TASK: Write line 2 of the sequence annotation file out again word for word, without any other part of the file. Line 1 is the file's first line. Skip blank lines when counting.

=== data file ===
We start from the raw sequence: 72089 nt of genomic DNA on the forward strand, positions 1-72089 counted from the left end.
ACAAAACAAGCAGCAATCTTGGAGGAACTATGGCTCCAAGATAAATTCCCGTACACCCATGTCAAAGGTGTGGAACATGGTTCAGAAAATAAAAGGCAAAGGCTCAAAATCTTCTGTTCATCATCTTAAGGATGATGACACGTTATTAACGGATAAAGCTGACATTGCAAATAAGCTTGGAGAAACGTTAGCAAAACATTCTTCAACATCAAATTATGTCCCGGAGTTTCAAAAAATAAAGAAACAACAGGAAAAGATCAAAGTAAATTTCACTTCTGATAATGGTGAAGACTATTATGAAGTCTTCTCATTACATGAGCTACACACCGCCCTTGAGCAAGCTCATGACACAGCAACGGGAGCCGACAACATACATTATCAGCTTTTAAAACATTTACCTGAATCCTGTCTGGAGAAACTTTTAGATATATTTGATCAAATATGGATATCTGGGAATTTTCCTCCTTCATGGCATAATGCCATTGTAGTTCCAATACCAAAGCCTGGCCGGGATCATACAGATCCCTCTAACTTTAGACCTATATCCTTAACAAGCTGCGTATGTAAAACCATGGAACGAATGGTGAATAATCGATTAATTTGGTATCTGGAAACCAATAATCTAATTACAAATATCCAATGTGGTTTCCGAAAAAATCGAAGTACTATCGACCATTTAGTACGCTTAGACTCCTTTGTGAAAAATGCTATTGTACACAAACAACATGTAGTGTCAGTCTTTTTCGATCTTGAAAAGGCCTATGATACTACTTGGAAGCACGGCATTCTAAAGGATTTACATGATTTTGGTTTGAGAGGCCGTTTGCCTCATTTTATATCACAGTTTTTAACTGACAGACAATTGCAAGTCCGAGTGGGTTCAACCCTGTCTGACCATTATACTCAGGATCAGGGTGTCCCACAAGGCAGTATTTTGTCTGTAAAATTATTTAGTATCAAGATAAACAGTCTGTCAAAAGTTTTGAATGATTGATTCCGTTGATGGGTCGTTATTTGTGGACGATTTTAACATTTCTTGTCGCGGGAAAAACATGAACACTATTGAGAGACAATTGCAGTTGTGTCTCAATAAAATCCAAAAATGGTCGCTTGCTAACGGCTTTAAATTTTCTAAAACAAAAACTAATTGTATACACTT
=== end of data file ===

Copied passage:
ACAAAACAAGCAGCAATCTTGGAGGAACTATGGCTCCAAGATAAATTCCCGTACACCCATGTCAAAGGTGTGGAACATGGTTCAGAAAATAAAAGGCAAAGGCTCAAAATCTTCTGTTCATCATCTTAAGGATGATGACACGTTATTAACGGATAAAGCTGACATTGCAAATAAGCTTGGAGAAACGTTAGCAAAACATTCTTCAACATCAAATTATGTCCCGGAGTTTCAAAAAATAAAGAAACAACAGGAAAAGATCAAAGTAAATTTCACTTCTGATAATGGTGAAGACTATTATGAAGTCTTCTCATTACATGAGCTACACACCGCCCTTGAGCAAGCTCATGACACAGCAACGGGAGCCGACAACATACATTATCAGCTTTTAAAACATTTACCTGAATCCTGTCTGGAGAAACTTTTAGATATATTTGATCAAATATGGATATCTGGGAATTTTCCTCCTTCATGGCATAATGCCATTGTAGTTCCAATACCAAAGCCTGGCCGGGATCATACAGATCCCTCTAACTTTAGACCTATATCCTTAACAAGCTGCGTATGTAAAACCATGGAACGAATGGTGAATAATCGATTAATTTGGTATCTGGAAACCAATAATCTAATTACAAATATCCAATGTGGTTTCCGAAAAAATCGAAGTACTATCGACCATTTAGTACGCTTAGACTCCTTTGTGAAAAATGCTATTGTACACAAACAACATGTAGTGTCAGTCTTTTTCGATCTTGAAAAGGCCTATGATACTACTTGGAAGCACGGCATTCTAAAGGATTTACATGATTTTGGTTTGAGAGGCCGTTTGCCTCATTTTATATCACAGTTTTTAACTGACAGACAATTGCAAGTCCGAGTGGGTTCAACCCTGTCTGACCATTATACTCAGGATCAGGGTGTCCCACAAGGCAGTATTTTGTCTGTAAAATTATTTAGTATCAAGATAAACAGTCTGTCAAAAGTTTTGAATGATTGATTCCGTTGATGGGTCGTTATTTGTGGACGATTTTAACATTTCTTGTCGCGGGAAAAACATGAACACTATTGAGAGACAATTGCAGTTGTGTCTCAATAAAATCCAAAAATGGTCGCTTGCTAACGGCTTTAAATTTTCTAAAACAAAAACTAATTGTATACACTT